Tuesday, March 13, 2012

SQLite performance tuning

My favorite database is slow - but it’s easy to tune it

Lately I’ve begun to realize that the data in the systems I’m creating isn’t that important. Well, it’s a little bit of exaggeration but almost true: data is very cheap and all my efforts that were trying to make sure it’s safe are close to perfect waste. 


Why?

Let’s suppose I’m always planning to some catastrophic hardware failure so all my database operations are using redo logs, transactions and all the bells and whistles. Fine, what have I achieved exactly? If the machine or hard drive dies, I’ll have much bigger problems than worrying about the last transaction that was being served by system when it failed. 

For instance, I’ll have to buy a new machine (or hard drive). That will take a while then comes the install, configuration, and boot... Only after all these steps (which might span across days) would I have to worry about my daily backups (if I had any) and whether they are restorable or not. Most probably I will never even think about the last failed transaction.

But in this case, why bother? Why not just disable journaling (hence transactions) and synchronized write operations and let my applications fly - because in this case the performance of the database will be (in some cases) a magnitude larger!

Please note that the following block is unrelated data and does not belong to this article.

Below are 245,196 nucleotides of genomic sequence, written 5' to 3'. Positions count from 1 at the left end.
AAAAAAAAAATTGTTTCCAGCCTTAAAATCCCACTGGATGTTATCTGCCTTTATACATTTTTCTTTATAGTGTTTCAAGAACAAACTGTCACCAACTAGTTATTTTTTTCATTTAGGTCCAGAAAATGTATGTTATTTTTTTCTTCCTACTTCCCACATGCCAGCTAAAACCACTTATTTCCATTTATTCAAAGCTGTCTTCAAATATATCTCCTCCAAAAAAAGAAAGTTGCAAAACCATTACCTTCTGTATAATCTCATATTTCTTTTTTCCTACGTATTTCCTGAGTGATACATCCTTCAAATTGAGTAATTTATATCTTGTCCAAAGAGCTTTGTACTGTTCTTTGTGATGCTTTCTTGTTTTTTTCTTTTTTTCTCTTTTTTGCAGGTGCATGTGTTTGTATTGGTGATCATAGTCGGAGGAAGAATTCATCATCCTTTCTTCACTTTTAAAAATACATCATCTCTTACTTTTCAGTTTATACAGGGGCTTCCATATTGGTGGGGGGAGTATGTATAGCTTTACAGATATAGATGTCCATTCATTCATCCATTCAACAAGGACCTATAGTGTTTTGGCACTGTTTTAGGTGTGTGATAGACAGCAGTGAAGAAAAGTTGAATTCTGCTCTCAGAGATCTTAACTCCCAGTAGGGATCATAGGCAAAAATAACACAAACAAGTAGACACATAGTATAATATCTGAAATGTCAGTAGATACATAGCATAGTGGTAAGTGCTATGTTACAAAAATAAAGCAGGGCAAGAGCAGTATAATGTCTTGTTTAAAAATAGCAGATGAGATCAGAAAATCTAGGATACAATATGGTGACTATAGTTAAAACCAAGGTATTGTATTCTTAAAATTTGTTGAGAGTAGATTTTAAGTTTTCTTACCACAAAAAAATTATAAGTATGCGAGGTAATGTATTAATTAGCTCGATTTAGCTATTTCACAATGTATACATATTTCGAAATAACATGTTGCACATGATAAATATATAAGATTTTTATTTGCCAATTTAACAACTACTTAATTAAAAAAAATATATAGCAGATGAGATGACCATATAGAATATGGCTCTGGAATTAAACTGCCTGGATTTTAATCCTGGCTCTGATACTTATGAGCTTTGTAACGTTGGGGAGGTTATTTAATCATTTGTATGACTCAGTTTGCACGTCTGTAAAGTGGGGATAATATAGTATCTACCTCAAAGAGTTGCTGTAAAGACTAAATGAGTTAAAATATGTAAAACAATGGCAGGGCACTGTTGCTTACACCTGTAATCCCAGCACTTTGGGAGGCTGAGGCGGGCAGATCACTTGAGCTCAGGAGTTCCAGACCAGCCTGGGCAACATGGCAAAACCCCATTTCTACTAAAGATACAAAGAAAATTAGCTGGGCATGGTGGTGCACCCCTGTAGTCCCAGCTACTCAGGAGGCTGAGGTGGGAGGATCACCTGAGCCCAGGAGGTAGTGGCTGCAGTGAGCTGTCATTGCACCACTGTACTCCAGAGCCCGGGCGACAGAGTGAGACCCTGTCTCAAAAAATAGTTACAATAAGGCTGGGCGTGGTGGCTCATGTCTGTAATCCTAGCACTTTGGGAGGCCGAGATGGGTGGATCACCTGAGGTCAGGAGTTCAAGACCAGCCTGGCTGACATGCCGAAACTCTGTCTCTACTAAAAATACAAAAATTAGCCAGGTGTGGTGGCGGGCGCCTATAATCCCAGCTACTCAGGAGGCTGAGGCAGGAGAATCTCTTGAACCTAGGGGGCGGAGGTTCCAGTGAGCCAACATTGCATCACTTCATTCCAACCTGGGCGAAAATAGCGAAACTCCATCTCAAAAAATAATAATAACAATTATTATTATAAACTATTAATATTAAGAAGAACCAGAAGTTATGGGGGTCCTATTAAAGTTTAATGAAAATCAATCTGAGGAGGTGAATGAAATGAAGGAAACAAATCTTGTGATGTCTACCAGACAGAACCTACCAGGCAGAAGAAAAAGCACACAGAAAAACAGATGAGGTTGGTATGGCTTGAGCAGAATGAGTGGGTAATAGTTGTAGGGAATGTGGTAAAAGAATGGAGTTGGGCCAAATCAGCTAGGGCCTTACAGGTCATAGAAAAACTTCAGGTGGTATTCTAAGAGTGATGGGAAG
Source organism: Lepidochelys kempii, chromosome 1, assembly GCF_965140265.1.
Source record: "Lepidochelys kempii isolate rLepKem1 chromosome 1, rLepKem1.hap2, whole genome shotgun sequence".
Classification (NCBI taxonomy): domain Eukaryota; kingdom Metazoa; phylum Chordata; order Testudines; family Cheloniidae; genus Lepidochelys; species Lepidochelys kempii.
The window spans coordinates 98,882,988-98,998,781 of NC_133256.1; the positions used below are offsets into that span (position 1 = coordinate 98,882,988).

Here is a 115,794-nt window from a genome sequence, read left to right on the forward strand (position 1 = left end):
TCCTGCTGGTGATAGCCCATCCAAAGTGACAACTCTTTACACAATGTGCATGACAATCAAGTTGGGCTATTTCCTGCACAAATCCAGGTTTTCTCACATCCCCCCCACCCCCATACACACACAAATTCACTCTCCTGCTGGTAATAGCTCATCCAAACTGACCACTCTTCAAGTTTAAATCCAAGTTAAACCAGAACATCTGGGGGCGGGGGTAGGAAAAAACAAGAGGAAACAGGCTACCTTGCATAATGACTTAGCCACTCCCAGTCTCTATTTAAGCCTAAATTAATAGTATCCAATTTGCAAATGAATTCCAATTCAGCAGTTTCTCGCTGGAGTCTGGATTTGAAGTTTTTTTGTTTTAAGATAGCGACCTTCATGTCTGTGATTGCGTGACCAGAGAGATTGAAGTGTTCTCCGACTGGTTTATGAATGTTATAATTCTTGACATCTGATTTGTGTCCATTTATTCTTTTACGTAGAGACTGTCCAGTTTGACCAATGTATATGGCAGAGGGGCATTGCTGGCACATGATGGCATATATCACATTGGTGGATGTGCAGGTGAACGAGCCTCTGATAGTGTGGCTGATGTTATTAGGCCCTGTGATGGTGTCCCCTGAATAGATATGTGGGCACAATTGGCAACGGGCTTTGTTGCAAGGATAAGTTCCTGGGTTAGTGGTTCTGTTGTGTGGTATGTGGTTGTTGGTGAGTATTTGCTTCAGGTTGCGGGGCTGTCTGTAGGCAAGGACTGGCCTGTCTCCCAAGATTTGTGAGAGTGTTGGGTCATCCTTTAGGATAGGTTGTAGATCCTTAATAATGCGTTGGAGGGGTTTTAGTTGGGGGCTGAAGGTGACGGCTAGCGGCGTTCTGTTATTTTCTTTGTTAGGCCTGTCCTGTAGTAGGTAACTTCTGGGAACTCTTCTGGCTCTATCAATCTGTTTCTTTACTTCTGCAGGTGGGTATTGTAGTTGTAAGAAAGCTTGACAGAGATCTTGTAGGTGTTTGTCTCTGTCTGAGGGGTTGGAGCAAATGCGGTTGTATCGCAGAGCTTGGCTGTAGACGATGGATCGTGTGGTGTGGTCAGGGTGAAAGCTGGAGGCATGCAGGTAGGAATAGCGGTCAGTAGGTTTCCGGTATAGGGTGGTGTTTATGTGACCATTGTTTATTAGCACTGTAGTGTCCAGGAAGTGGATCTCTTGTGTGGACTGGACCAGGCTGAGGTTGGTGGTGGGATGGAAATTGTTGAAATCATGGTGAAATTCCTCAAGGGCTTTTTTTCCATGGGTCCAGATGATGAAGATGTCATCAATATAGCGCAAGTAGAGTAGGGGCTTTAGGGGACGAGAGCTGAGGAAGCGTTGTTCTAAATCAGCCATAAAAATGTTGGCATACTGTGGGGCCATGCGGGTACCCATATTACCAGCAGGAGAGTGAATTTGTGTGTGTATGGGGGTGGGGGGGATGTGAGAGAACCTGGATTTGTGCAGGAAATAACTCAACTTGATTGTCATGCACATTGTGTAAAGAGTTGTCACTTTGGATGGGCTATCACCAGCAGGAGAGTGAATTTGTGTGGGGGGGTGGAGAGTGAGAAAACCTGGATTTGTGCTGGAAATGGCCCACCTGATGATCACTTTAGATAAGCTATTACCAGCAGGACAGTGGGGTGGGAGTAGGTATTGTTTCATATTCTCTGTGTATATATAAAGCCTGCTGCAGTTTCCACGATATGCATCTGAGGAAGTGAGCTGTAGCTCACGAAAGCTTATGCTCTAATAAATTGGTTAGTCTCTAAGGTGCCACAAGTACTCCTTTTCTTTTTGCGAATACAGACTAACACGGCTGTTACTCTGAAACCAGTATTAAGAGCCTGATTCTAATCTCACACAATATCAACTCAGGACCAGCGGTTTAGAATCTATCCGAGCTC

(I wouldn’t be too worried about transactions either – read “Your Coffee Shop Doesn't Use Two-Phase Commit”)

So, in my last couple of projects, I just decided to let it go: the performance is amazing and if something goes wrong I have the daily backup (in some cases hourly). I haven’t really lost anything, have I?

SQLite

Recently I’ve been using SQLite quite extensively: basically to save anything to the disk and not worry about the file system. The database is a single file so if I want to introduce load balancing, I just set up an rsync service to replicate the changes across the (read only) nodes and that’s it (if you have an easier solution, please let me know!)

Of course it’s free and open source, but the best part is: if I turn off synched write operations it’s faster than any other database I’ve worked with!

How

To turn off the synchronized writing to the disk, simple use a connection string like:

"Data Source=file.db3;Journal Mode=Off;Synchronous=Off;”


Please note, that turning off the journaling disables the atomic transaction capability of SQLite!

On the other hand, if you want to be absolutely sure that all write operations are completed before returning the operation to you, you can set the following:


"Data Source=file.db3;Journal Mode=WAL;Synchronous=FULL;”

The latter one can be very slow (but if your app it read intensive, it’s not always an issue). The new WAL (Write Ahead Log) is a SQLite 3.7 feature and somewhat faster than the previous traditional journal.
Summary
Do not try to rely always on the so-called ‘best practices’! Almost all of the greatest systems are using some very non-enterprise approach to serve their clients – use the right tool for the right job (and of course if you are worried about your transactional data, please use transactions – although there is a good chance that you might not need that at all…)

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